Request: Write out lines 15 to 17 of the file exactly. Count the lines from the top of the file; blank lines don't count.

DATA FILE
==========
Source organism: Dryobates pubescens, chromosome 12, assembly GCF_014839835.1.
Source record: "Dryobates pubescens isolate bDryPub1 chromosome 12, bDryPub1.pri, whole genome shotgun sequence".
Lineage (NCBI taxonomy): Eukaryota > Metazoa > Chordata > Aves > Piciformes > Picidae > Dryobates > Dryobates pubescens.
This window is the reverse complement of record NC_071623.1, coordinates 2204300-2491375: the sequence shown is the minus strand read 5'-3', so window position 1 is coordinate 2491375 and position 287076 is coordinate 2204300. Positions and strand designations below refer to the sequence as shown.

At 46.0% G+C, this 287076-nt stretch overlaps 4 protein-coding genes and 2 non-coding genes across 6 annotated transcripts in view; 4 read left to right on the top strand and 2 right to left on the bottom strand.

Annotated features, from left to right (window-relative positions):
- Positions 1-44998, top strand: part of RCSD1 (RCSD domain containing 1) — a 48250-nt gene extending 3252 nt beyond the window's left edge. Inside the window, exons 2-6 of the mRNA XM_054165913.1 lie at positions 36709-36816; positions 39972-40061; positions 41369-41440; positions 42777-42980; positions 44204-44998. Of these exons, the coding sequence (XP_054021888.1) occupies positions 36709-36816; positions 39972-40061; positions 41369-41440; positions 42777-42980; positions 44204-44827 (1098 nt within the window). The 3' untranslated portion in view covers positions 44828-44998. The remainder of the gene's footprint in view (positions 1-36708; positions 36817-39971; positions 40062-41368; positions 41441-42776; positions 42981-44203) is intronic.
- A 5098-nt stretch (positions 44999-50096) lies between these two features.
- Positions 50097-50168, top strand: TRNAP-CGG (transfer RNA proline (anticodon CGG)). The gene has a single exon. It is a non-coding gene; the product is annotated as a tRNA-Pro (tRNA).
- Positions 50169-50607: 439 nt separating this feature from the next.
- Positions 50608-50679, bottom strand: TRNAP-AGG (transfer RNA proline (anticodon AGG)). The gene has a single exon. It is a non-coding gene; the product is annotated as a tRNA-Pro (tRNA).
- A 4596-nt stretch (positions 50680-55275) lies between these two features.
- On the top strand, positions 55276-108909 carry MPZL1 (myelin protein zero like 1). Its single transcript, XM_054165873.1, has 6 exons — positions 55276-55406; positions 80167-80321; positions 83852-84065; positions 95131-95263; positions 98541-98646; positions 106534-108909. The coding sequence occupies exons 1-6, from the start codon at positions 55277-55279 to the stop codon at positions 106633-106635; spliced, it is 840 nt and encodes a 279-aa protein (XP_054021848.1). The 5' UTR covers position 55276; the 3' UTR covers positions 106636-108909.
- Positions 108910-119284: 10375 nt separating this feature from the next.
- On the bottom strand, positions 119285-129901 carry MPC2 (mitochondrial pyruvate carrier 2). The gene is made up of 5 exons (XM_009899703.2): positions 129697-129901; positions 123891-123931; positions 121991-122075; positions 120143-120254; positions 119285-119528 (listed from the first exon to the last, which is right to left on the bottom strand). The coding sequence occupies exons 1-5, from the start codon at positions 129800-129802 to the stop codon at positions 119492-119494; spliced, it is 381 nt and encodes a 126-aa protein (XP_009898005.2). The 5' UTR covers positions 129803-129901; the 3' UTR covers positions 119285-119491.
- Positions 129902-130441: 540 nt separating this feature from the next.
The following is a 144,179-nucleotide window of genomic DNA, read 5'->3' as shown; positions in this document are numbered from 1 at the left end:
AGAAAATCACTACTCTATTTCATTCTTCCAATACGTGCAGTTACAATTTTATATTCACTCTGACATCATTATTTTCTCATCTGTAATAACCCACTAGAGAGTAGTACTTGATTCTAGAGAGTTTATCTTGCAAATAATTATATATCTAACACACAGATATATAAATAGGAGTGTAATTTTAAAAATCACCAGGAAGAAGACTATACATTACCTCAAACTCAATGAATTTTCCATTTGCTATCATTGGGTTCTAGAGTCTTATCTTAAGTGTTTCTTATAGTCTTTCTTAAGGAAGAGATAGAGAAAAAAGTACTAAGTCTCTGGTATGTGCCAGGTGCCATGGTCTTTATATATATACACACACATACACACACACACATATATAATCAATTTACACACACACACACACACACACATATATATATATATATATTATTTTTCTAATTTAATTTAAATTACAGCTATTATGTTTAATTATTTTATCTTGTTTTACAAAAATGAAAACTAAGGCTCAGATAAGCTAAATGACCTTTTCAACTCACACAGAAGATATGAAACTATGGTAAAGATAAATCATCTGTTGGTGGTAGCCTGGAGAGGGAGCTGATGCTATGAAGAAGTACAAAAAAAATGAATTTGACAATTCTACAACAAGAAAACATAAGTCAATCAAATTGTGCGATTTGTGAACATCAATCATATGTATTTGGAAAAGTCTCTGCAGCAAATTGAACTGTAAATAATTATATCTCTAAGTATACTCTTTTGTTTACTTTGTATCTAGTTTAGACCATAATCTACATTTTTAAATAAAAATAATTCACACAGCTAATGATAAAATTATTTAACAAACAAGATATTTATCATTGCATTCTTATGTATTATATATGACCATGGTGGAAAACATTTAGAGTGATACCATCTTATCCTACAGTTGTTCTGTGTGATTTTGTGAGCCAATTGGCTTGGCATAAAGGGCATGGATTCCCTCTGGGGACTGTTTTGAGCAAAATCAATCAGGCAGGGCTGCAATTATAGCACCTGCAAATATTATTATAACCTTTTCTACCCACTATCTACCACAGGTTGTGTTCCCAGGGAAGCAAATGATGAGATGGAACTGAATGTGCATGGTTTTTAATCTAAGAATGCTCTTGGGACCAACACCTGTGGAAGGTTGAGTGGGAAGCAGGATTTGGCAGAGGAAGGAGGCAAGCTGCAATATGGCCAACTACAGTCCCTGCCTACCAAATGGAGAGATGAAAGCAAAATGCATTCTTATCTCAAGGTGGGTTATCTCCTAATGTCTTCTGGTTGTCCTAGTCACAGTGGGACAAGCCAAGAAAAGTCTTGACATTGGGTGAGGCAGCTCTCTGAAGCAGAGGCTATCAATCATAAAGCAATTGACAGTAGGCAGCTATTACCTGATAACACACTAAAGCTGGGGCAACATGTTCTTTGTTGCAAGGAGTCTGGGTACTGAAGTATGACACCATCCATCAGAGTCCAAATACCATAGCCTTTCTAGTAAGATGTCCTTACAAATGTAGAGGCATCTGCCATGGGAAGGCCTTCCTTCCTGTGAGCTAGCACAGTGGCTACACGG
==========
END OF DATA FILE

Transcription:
- On the bottom strand, positions 119285-129901 carry MPC2 (mitochondrial pyruvate carrier 2). The gene is made up of 5 exons (XM_009899703.2): positions 129697-129901; positions 123891-123931; positions 121991-122075; positions 120143-120254; positions 119285-119528 (listed from the first exon to the last, which is right to left on the bottom strand). The coding sequence occupies exons 1-5, from the start codon at positions 129800-129802 to the stop codon at positions 119492-119494; spliced, it is 381 nt and encodes a 126-aa protein (XP_009898005.2). The 5' UTR covers positions 129803-129901; the 3' UTR covers positions 119285-119491.
- Positions 129902-130441: 540 nt separating this feature from the next.
The following is a 144,179-nucleotide window of genomic DNA, read 5'->3' as shown; positions in this document are numbered from 1 at the left end: